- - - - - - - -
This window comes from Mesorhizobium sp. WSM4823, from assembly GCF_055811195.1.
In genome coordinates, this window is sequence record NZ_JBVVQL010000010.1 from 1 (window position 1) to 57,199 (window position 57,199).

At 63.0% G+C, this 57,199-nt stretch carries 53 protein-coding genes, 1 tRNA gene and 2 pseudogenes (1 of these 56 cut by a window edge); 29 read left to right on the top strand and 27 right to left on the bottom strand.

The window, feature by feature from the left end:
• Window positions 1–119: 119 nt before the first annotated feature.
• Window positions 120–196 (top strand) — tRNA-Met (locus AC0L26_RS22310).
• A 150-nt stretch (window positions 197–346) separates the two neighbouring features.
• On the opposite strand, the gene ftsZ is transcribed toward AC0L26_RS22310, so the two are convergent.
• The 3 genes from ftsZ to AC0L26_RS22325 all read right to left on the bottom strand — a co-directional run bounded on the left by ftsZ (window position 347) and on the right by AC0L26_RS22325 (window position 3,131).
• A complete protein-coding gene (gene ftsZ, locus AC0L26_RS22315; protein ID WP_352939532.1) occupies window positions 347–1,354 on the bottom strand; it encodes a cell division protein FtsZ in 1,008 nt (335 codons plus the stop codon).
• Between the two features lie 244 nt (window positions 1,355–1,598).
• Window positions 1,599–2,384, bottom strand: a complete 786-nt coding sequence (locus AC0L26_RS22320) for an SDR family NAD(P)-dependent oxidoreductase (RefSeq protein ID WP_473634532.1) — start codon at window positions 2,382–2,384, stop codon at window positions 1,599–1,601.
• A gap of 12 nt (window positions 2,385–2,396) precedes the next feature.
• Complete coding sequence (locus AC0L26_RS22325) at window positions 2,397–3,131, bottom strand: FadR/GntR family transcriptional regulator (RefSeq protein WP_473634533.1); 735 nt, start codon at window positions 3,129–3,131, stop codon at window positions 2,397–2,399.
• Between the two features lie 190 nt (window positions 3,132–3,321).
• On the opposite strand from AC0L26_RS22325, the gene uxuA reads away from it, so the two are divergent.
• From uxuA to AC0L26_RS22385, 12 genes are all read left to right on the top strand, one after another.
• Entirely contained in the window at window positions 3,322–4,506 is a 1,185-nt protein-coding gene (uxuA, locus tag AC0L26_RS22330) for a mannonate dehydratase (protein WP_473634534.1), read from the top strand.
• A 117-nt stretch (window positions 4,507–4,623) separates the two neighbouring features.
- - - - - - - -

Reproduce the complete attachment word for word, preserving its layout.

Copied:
This window comes from Mesorhizobium sp. WSM4823, from assembly GCF_055811195.1.
In genome coordinates, this window is sequence record NZ_JBVVQL010000010.1 from 1 (window position 1) to 57,199 (window position 57,199).

At 63.0% G+C, this 57,199-nt stretch carries 53 protein-coding genes, 1 tRNA gene and 2 pseudogenes (1 of these 56 cut by a window edge); 29 read left to right on the top strand and 27 right to left on the bottom strand.

The window, feature by feature from the left end:
• Window positions 1–119: 119 nt before the first annotated feature.
• Window positions 120–196 (top strand) — tRNA-Met (locus AC0L26_RS22310).
• A 150-nt stretch (window positions 197–346) separates the two neighbouring features.
• On the opposite strand, the gene ftsZ is transcribed toward AC0L26_RS22310, so the two are convergent.
• The 3 genes from ftsZ to AC0L26_RS22325 all read right to left on the bottom strand — a co-directional run bounded on the left by ftsZ (window position 347) and on the right by AC0L26_RS22325 (window position 3,131).
• A complete protein-coding gene (gene ftsZ, locus AC0L26_RS22315; protein ID WP_352939532.1) occupies window positions 347–1,354 on the bottom strand; it encodes a cell division protein FtsZ in 1,008 nt (335 codons plus the stop codon).
• Between the two features lie 244 nt (window positions 1,355–1,598).
• Window positions 1,599–2,384, bottom strand: a complete 786-nt coding sequence (locus AC0L26_RS22320) for an SDR family NAD(P)-dependent oxidoreductase (RefSeq protein ID WP_473634532.1) — start codon at window positions 2,382–2,384, stop codon at window positions 1,599–1,601.
• A gap of 12 nt (window positions 2,385–2,396) precedes the next feature.
• Complete coding sequence (locus AC0L26_RS22325) at window positions 2,397–3,131, bottom strand: FadR/GntR family transcriptional regulator (RefSeq protein WP_473634533.1); 735 nt, start codon at window positions 3,129–3,131, stop codon at window positions 2,397–2,399.
• Between the two features lie 190 nt (window positions 3,132–3,321).
• On the opposite strand from AC0L26_RS22325, the gene uxuA reads away from it, so the two are divergent.
• From uxuA to AC0L26_RS22385, 12 genes are all read left to right on the top strand, one after another.
• Entirely contained in the window at window positions 3,322–4,506 is a 1,185-nt protein-coding gene (uxuA, locus tag AC0L26_RS22330) for a mannonate dehydratase (protein WP_473634534.1), read from the top strand.
• A 117-nt stretch (window positions 4,507–4,623) separates the two neighbouring features.